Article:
The Research On Crisis Counseling For Panicked Clients
January 26, 2016
by Dan Solin
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I recently had minor surgery in a doctor’s office. Before injecting me with an anesthetic, the doctor said, “The pain will be very minor.”
I asked, “For you or for me?”
The current market sell-off reminded me of this incident. Advisors want their clients to know that they care about them and are ready to assist by answering their questions and calming their anxiety. Advisors often will say they can “feel the pain” their clients are experiencing – much like my doctor was trying to do with me.
Since this is an important part of maintaining any client relationship, it is prudent to do the research and find the most effective approach.
The admonition that “the road to hell is paved with good intentions” is useful here. In your efforts to allay concern, you need to be confident that you are making the situation better, not worse.
Initially, it’s useful to label what you are trying to accomplish. When markets are in a free-fall and clients are panicking, the situation is akin to crisis counseling. What is important here is not the crisis itself (the decline in the market), but rather how your client is responding to this adverse event. In mental health terms, “crisis counseling” is defined as the effort to “help individuals deal with the crisis by offering assistance and support.”
What kind of assistance and support is optimal?
Recognize that there is no “one size fits all” approach. Your clients will have vastly different reactions to a decline in the value of their portfolios. Some will put current market conditions in an appropriate historical perspective and require little assistance from you.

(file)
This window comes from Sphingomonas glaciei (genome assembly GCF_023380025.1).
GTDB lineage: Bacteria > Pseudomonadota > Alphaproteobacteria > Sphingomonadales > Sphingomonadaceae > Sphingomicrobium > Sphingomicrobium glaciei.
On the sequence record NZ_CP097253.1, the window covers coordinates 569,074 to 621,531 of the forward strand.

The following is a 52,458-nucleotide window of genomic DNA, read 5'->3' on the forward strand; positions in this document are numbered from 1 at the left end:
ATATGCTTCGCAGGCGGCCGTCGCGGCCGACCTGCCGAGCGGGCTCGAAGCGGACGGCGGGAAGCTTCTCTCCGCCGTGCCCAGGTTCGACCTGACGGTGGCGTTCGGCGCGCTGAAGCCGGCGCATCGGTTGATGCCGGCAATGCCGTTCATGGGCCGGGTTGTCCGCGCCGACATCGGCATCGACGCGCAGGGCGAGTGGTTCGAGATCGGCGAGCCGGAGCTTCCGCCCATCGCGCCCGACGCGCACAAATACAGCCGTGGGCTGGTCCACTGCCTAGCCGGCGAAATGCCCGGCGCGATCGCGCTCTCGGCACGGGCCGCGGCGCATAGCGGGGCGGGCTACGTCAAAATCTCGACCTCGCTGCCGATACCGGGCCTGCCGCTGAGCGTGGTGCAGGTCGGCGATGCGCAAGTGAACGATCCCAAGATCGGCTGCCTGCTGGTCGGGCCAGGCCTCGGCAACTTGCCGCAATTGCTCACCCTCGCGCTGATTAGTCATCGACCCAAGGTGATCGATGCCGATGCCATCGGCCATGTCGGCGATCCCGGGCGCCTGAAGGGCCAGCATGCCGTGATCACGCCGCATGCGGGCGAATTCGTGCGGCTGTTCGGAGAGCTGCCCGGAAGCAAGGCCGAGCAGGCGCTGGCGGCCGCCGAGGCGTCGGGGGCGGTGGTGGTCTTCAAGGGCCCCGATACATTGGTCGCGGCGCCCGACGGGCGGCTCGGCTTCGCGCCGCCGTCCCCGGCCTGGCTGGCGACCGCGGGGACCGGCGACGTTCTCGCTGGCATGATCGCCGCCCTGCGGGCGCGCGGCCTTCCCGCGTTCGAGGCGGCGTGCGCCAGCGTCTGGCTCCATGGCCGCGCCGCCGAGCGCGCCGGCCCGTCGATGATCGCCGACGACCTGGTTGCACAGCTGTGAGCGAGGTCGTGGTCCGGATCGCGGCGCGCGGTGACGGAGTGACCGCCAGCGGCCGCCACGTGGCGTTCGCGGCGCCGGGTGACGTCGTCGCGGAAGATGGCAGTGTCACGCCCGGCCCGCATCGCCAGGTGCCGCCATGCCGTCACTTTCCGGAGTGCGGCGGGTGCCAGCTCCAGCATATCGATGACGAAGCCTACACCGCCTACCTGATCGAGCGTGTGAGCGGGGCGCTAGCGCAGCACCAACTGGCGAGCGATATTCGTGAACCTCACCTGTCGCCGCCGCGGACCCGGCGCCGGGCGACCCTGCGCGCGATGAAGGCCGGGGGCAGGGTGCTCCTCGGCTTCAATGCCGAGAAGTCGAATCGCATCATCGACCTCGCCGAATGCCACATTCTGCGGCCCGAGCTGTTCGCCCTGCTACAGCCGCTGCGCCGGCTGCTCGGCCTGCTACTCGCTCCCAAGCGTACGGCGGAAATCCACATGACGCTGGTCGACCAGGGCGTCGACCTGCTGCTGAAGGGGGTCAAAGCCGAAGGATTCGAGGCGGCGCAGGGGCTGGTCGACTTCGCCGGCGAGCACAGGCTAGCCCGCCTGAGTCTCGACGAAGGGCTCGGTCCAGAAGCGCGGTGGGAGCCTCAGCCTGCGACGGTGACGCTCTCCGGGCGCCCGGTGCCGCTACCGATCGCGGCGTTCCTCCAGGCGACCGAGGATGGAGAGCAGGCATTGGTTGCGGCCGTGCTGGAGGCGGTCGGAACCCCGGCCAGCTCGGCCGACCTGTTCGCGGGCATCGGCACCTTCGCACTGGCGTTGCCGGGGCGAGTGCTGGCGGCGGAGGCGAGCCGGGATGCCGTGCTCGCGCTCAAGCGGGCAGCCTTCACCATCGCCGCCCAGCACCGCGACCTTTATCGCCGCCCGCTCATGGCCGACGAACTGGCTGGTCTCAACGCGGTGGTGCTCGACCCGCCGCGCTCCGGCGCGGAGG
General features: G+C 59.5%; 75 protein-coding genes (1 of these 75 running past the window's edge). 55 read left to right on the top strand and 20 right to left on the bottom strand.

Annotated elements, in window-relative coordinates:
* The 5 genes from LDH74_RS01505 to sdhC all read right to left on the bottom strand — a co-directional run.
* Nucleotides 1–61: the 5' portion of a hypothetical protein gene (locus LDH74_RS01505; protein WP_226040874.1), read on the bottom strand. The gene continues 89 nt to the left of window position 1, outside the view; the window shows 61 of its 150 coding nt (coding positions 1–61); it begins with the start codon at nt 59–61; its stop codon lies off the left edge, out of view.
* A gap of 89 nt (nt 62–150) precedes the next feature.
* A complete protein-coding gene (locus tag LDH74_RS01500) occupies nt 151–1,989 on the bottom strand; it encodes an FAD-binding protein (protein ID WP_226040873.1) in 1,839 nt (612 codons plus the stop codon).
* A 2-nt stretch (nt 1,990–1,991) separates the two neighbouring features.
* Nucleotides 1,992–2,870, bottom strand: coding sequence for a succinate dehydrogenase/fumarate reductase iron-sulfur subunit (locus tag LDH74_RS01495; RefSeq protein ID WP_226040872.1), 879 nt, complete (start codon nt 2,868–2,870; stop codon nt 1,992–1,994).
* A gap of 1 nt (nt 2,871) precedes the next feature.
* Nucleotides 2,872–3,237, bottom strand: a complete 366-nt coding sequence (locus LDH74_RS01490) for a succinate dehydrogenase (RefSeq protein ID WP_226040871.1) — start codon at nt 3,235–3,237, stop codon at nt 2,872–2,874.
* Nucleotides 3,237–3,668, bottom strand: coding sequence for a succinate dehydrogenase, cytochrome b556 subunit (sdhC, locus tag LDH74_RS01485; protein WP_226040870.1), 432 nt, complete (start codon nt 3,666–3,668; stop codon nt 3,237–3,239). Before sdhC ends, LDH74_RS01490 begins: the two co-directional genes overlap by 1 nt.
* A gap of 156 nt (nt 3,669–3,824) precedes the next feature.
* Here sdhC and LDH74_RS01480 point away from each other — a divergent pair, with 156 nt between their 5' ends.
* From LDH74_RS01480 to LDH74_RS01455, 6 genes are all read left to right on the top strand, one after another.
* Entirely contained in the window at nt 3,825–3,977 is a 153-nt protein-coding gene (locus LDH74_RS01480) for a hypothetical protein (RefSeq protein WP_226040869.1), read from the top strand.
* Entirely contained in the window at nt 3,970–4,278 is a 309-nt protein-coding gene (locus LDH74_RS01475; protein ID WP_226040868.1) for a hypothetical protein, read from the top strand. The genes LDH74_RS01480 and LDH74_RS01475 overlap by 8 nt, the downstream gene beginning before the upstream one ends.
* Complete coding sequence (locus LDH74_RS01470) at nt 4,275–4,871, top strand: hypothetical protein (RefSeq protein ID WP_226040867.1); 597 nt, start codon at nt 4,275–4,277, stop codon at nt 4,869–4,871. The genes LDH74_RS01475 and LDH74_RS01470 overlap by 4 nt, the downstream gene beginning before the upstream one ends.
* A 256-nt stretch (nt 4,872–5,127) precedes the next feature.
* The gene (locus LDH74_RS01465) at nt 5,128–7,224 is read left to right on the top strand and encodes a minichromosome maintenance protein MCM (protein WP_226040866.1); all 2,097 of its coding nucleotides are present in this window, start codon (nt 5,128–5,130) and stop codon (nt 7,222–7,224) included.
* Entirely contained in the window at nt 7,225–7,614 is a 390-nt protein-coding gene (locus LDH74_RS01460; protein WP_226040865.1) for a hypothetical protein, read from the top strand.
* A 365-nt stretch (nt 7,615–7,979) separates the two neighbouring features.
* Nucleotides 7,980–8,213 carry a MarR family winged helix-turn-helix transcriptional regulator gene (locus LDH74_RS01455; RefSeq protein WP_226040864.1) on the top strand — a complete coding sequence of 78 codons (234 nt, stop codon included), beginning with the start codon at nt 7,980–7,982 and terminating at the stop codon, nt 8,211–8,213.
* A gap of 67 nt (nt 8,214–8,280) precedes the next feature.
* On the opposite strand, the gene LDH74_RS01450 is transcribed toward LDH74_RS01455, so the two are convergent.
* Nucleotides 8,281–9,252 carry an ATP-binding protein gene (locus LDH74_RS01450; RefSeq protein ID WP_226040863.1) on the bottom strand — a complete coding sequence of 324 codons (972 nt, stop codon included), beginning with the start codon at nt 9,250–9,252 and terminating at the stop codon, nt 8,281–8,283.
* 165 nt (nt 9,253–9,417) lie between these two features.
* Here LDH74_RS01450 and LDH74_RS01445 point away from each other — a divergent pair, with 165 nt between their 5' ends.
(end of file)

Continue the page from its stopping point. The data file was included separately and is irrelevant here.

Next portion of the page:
Others will react more acutely, experiencing helplessness, confusion, anxiety, shock, anger and/or panic.
Clearly, your focus should be on the latter group. They are the ones who really need help.
Listen and learn
Communications with your clients won’t be effective unless you have a good grasp of their emotional state. You won’t acquire that knowledge by sending emails and news bulletins. Instead, call your clients and resist the temptation to offer any advice. Ask them questions intended to elicit their feelings. If they are very anxious, ask them to explain their concerns. Don’t offer solutions. Your goal is to learn how they are coping with the market crisis and to be “a source of empathy, acceptance and support.”
You will get there by listening, not by talking.
If (and only if) your client expresses concerns that indicate a lack of understanding about the ebbs and flows of the market, it will be helpful to put the current market decline in perspective. But this can be a trap for the unwary advisor. Be careful not to engage in a long-winded discourse covering decades of market returns. Don’t trivialize their concerns.
Done correctly, this is an opportunity to allay client concerns with some brief, focused examples of how the markets work and the role risk plays in obtaining the equity premium.